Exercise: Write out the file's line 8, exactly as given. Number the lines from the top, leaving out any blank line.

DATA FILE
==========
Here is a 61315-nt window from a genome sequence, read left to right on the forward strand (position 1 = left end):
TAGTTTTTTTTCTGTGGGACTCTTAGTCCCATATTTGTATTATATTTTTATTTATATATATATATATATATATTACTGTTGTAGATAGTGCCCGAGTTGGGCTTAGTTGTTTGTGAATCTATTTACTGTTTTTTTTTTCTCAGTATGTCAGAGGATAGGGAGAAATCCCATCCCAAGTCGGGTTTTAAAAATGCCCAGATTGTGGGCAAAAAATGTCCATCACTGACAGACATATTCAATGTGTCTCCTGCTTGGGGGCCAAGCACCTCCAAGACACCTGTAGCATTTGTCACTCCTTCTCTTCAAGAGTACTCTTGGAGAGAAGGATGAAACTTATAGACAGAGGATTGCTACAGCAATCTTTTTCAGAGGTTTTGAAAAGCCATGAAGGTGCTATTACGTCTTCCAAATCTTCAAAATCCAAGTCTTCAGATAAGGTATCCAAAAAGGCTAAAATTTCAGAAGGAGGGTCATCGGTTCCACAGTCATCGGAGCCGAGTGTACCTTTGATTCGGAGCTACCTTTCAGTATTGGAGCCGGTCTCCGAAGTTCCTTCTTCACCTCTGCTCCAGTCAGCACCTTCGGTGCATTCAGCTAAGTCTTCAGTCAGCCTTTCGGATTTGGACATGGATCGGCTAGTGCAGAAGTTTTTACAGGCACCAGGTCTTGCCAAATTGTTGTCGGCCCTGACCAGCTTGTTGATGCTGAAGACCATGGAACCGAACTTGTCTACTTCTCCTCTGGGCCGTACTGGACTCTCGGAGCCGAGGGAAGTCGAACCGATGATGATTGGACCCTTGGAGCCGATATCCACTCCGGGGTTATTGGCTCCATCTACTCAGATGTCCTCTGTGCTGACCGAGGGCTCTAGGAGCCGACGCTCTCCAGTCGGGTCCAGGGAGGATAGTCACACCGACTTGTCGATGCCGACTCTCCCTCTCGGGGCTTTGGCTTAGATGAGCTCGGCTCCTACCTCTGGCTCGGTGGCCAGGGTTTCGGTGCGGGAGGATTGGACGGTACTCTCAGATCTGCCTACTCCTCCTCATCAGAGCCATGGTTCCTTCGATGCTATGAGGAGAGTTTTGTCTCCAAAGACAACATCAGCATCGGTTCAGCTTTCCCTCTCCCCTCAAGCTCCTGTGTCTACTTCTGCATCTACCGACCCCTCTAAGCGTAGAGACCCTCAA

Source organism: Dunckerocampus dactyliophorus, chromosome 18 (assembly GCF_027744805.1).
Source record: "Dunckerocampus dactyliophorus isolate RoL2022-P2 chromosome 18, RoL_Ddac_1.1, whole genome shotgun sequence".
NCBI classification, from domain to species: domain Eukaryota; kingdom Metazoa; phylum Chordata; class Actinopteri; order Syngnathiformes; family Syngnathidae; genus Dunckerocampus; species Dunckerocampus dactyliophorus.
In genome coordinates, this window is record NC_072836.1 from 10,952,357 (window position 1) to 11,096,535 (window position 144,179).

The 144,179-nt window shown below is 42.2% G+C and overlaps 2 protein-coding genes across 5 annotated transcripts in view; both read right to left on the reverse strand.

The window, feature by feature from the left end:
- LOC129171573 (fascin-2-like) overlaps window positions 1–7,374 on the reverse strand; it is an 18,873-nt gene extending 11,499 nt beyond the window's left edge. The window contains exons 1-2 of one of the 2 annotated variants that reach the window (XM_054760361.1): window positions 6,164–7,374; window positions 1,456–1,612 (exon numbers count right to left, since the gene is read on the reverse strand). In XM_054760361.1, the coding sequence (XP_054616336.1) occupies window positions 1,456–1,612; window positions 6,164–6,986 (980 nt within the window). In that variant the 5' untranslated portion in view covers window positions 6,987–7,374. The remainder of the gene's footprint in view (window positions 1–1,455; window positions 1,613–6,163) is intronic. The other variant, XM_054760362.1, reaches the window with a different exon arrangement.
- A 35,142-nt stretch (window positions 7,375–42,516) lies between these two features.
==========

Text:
The window, feature by feature from the left end: